By Paul Reynolds
World affairs correspondent, BBC News website
The US has a treaty obligation to help towards Taiwan's defence
A key point to remember about US arms sales to Taiwan is that they are designed to be defensive.
An American law, the Taiwan Relations Act 1979, requires any administration "to provide Taiwan with arms of a defensive character".
This is a red line between China and the US. If Washington ever sold clearly offensive weapons to Taiwan - such as cruise or ballistic missiles - China would be seriously angered and Taiwan might be actually threatened.
The proposed sales, worth some $6.4bn (£4bn), are interesting as much for what they leave out as for what they put in.
They are made up of two refurbished mine hunters, 114 Patriot anti-missile missiles, 12 Harpoon anti-ship missiles, 60 Black Hawk helicopters and ships' communications equipment.
Taiwan also wants eight submarines and 66 of the latest F-16 fighters. Neither of these requests has been met so far.
So the US offer has, in fact, been well below what Taiwan would like, at least for now.
Crossing the line?
That should secretly rather please Beijing. In public it cannot afford to show any acquiescence, so its reaction has been strong, if along well-used tracks.
Beijing's media have accused Washington of 'arrogance'
As the latest weapons systems fall within the defensive category, Chinese anger is moderated and to an extent, well-rehearsed and within bounds.
It has suspended military talks with the US. It also did so when President George Bush launched the first part of this arms sale in 2001. Relations later recovered when the immediate furore died down.
It is also threatening those US companies involved in the sale with a ban on sales in China, and it has talked of the damage to co-operation on international and regional problems.
As part of its case that Taiwan is part of China and should therefore not be armed by the US, China has also pointed out that a joint China/US communiqué in 1982 stated that the US would "reduce gradually" its sale of arms to Taiwan, leading to a "final resolution."
However, the red line has not been crossed. The broad conclusion must be, therefore, that this row is destabilising to a certain extent but not to the ultimate extent.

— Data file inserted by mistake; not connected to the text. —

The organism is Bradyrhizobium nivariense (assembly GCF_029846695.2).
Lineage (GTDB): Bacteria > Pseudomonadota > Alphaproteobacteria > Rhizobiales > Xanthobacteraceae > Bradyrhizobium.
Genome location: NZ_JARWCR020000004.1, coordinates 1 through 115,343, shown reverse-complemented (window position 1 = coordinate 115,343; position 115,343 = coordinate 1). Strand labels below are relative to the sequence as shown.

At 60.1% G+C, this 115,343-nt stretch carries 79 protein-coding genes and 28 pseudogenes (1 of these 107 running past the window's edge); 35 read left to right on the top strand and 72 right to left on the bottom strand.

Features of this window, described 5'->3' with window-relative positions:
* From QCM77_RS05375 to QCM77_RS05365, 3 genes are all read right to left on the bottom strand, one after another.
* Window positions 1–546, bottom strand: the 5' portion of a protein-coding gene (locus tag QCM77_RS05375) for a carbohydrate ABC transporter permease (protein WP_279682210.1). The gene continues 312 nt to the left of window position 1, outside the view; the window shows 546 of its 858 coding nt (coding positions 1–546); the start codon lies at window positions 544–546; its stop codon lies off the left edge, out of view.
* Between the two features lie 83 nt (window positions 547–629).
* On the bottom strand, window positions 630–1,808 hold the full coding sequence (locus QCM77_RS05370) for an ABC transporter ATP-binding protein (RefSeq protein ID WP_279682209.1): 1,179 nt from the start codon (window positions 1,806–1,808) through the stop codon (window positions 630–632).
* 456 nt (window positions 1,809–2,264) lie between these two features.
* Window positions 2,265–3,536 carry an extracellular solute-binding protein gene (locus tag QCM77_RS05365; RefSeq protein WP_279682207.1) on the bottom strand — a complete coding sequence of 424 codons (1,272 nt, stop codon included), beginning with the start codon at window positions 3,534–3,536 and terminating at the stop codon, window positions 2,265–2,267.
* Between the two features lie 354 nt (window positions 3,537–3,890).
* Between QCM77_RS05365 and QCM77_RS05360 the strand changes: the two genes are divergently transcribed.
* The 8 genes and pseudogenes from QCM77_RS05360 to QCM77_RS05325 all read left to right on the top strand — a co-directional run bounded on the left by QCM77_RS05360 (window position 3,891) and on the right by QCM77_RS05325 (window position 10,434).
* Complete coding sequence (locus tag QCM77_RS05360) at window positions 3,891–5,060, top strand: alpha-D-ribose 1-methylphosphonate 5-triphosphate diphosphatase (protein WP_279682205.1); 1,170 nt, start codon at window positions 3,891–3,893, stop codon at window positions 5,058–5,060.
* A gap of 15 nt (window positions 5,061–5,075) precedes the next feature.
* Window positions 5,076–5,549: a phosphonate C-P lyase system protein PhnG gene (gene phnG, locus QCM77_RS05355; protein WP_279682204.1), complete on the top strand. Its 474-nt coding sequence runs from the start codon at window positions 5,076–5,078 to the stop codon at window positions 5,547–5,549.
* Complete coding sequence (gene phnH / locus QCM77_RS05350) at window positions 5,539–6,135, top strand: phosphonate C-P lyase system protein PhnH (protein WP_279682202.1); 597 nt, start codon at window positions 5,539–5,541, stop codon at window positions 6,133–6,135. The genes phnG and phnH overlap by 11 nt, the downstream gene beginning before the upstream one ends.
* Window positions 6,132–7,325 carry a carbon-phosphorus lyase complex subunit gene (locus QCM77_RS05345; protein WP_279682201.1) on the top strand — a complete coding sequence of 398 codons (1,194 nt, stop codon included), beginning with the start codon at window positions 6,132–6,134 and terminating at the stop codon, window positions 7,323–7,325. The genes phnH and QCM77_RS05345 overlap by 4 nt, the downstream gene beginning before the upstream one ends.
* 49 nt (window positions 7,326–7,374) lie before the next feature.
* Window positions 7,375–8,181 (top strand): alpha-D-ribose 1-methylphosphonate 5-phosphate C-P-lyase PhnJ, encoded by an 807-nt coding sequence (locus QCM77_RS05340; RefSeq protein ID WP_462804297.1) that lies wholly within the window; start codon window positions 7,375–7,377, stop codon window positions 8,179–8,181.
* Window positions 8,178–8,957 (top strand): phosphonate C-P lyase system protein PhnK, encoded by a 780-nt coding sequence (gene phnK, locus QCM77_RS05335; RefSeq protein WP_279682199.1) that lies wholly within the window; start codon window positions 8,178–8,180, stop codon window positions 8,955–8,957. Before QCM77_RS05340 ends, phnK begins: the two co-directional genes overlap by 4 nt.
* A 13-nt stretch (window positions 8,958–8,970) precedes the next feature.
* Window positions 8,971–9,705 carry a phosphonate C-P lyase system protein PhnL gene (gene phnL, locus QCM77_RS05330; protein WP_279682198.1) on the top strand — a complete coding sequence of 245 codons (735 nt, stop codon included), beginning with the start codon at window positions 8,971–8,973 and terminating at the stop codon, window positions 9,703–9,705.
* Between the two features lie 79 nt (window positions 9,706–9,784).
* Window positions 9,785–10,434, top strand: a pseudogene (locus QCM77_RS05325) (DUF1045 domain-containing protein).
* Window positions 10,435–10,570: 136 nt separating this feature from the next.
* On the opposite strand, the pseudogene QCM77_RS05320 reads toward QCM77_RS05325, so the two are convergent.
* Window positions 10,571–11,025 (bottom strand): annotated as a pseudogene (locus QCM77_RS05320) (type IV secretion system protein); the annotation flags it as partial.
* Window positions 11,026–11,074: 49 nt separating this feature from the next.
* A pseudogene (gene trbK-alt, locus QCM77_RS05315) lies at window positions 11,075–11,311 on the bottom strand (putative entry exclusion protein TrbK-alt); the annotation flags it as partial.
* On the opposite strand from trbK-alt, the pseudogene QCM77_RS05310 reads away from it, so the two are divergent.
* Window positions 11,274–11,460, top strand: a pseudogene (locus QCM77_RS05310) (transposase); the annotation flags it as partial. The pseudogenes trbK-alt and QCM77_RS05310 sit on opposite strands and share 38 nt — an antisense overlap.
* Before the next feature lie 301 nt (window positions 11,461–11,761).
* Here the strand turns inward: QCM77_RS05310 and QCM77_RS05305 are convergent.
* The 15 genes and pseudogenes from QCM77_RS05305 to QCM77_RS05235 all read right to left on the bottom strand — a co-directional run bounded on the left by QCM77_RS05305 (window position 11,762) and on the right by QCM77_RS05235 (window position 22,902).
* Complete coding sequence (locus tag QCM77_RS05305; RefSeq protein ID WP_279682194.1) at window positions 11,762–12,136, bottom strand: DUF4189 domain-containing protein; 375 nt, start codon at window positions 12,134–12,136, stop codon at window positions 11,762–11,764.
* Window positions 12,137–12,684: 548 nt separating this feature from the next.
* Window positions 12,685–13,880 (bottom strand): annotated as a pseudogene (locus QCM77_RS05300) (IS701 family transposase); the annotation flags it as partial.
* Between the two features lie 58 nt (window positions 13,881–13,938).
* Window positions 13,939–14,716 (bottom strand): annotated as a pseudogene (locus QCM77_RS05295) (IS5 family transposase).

The relationship, while not normal given the differences of system, is manageable.
The basic policy of each side is to avoid a full-scale confrontation over Taiwan, and that is essentially preserved.
The US-Taiwan deal was for defensive not offensive weaponry
Each defines its own "One China" policy. China maintains its right to sovereignty over the island, including an ultimate threat of force if it seeks independence. The US declares its right to defend Taiwan while accepting that it cannot be an independent state.
Add in other rows over the freedom of Google to operate in China and the ongoing US trade deficit with China - $268bn in 2008, $208bn in 2009 according to the US Census Bureau - and you have a bad patch.
But bad patches usually give way to more stable periods in this relationship and there is no reason to think otherwise this time.
In these rows, both sides make the expected and required protests - the Americans over Google's freedom, the Chinese over Taiwan.
President Barack Obama's National Security Adviser Jim Jones said this month that Washington and Beijing did things "periodically that may not make everybody completely happy".
But he also said that the United States was "bent toward a new relationship with China as a rising power in the world".
The risk is that there will be a knock-on effect elsewhere. The US is currently seeking Chinese support for more UN sanctions on Iran. Any co-operation could be at risk, although frankly, China was reluctant long before the arms sales and Google reared their heads.